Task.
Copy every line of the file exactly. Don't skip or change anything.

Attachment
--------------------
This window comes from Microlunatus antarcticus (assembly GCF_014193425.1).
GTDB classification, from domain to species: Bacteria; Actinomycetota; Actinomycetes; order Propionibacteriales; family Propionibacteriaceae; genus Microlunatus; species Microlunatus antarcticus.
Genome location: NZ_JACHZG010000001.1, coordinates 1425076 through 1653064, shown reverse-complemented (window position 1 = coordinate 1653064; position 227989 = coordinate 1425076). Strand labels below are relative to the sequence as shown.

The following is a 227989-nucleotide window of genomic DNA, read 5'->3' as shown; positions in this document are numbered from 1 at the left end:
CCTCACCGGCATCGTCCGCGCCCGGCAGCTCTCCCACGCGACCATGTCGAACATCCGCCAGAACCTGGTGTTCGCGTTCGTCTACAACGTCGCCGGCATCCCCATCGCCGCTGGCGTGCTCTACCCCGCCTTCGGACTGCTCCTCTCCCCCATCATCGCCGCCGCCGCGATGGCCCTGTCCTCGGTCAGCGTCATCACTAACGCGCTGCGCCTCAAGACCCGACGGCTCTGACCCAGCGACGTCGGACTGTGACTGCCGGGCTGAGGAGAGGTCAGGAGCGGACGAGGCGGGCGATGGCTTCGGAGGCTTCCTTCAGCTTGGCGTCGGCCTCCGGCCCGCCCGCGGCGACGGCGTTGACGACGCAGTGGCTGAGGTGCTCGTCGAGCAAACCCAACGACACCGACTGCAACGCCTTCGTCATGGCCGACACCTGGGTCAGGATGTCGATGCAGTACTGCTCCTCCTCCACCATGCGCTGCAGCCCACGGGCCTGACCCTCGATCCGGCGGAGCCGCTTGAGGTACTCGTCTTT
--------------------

This window comes from Microlunatus antarcticus (assembly GCF_014193425.1).
GTDB classification, from domain to species: Bacteria; Actinomycetota; Actinomycetes; order Propionibacteriales; family Propionibacteriaceae; genus Microlunatus; species Microlunatus antarcticus.
Genome location: NZ_JACHZG010000001.1, coordinates 1425076 through 1653064, shown reverse-complemented (window position 1 = coordinate 1653064; position 227989 = coordinate 1425076). Strand labels below are relative to the sequence as shown.

The following is a 227989-nucleotide window of genomic DNA, read 5'->3' as shown; positions in this document are numbered from 1 at the left end:
CCTCACCGGCATCGTCCGCGCCCGGCAGCTCTCCCACGCGACCATGTCGAACATCCGCCAGAACCTGGTGTTCGCGTTCGTCTACAACGTCGCCGGCATCCCCATCGCCGCTGGCGTGCTCTACCCCGCCTTCGGACTGCTCCTCTCCCCCATCATCGCCGCCGCCGCGATGGCCCTGTCCTCGGTCAGCGTCATCACTAACGCGCTGCGCCTCAAGACCCGACGGCTCTGACCCAGCGACGTCGGACTGTGACTGCCGGGCTGAGGAGAGGTCAGGAGCGGACGAGGCGGGCGATGGCTTCGGAGGCTTCCTTCAGCTTGGCGTCGGCCTCCGGCCCGCCCGCGGCGACGGCGTTGACGACGCAGTGGCTGAGGTGCTCGTCGAGCAAACCCAACGACACCGACTGCAACGCCTTCGTCATGGCCGACACCTGGGTCAGGATGTCGATGCAGTACTGCTCCTCCTCCACCATGCGCTGCAGCCCACGGGCCTGACCCTCGATCCGGCGGAGCCGCTTGAGGTACTCGTCTTT